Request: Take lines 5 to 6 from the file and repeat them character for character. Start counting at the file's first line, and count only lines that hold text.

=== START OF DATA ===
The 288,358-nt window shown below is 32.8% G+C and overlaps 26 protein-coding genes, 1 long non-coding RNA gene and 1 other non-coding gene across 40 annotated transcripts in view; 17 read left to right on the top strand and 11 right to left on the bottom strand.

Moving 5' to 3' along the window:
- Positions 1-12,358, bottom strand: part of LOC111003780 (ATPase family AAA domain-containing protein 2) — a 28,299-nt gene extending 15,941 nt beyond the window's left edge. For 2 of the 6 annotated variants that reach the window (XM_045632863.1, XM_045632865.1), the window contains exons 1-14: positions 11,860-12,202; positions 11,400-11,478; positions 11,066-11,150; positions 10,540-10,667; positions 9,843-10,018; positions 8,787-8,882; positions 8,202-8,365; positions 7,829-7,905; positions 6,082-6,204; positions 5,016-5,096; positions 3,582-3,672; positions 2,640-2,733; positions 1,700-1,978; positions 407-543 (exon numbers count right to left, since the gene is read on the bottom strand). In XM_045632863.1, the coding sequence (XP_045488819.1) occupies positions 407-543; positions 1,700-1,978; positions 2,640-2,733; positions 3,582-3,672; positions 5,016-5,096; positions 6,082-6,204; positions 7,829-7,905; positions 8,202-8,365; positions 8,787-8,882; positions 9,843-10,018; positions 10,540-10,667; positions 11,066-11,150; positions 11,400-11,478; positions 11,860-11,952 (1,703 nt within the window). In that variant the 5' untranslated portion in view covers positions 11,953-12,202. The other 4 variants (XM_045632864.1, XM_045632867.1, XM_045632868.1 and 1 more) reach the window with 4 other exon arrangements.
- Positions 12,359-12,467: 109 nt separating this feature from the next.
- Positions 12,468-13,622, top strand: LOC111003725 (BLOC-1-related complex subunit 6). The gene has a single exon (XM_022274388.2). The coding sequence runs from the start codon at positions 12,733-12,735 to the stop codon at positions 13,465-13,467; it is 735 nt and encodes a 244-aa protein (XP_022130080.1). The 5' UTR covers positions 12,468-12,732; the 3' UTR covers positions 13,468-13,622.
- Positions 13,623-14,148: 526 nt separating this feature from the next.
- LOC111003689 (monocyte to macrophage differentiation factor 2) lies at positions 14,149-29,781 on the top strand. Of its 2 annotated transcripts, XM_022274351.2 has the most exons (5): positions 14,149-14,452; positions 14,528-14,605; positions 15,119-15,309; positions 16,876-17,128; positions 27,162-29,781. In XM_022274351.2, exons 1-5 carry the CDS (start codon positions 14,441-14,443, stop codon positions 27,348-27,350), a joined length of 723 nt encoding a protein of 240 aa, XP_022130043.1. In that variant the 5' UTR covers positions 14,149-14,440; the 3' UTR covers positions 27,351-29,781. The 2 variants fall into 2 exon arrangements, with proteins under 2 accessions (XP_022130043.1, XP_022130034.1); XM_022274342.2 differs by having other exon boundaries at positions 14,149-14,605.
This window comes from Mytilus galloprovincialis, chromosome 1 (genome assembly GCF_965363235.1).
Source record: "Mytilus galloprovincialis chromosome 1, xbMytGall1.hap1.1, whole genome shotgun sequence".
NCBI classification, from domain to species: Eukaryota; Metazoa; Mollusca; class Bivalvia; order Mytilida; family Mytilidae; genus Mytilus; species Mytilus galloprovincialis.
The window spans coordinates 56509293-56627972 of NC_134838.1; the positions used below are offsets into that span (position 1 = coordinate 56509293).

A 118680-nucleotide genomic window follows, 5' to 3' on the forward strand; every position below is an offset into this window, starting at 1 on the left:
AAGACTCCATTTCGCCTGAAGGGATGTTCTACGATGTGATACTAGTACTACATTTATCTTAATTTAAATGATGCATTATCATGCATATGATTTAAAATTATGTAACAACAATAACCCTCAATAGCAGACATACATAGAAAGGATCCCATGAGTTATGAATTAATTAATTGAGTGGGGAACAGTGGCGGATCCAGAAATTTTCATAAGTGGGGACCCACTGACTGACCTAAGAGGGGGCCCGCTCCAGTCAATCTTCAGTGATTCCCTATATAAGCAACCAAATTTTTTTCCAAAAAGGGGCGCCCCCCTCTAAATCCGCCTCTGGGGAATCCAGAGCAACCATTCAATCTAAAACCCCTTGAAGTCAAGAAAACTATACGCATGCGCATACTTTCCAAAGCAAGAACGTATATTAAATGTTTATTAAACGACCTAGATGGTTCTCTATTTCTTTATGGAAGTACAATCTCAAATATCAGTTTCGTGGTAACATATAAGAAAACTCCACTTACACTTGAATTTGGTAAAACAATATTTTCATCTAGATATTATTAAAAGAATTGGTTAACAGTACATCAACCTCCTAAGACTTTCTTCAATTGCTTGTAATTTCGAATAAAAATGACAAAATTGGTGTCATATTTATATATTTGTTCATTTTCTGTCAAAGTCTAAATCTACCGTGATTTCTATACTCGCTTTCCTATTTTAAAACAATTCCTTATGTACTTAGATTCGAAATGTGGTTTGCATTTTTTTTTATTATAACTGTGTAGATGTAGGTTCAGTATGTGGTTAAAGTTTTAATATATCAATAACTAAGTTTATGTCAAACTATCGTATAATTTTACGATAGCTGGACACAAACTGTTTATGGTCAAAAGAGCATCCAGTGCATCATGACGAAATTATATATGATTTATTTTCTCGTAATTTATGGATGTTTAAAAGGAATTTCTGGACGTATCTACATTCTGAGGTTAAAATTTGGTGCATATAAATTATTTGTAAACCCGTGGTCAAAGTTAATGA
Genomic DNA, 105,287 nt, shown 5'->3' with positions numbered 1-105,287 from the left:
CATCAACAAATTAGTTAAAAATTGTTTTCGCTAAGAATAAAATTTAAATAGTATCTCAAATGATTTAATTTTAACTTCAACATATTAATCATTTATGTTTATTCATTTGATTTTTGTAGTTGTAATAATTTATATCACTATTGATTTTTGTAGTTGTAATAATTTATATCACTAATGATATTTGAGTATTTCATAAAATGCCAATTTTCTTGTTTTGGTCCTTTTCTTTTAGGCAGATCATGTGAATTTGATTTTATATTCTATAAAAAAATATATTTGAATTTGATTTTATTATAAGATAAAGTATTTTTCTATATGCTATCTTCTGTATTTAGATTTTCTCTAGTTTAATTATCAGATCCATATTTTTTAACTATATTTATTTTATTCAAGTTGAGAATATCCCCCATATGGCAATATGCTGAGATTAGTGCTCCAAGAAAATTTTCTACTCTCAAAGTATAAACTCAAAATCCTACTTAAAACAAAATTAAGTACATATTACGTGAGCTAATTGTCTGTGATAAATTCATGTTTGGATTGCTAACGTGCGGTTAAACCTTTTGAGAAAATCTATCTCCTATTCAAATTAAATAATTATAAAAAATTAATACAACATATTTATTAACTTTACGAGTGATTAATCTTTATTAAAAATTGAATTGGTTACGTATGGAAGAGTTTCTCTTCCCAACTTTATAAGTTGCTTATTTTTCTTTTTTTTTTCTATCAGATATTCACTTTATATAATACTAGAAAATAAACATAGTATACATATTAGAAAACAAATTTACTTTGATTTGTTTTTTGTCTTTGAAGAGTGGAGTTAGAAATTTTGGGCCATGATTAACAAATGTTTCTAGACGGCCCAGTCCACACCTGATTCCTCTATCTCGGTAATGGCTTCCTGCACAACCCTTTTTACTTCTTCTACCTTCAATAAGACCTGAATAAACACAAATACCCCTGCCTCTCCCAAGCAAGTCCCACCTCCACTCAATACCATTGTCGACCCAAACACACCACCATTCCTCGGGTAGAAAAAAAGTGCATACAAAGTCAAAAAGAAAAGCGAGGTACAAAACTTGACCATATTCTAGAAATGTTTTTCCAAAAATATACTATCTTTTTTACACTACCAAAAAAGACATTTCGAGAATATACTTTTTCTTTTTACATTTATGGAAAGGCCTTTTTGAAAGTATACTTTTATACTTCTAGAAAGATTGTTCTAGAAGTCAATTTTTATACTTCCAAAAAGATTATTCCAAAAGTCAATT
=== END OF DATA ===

- Positions 12,468-13,622, top strand: LOC111003725 (BLOC-1-related complex subunit 6). The gene has a single exon (XM_022274388.2). The coding sequence runs from the start codon at positions 12,733-12,735 to the stop codon at positions 13,465-13,467; it is 735 nt and encodes a 244-aa protein (XP_022130080.1). The 5' UTR covers positions 12,468-12,732; the 3' UTR covers positions 13,468-13,622.
- Positions 13,623-14,148: 526 nt separating this feature from the next.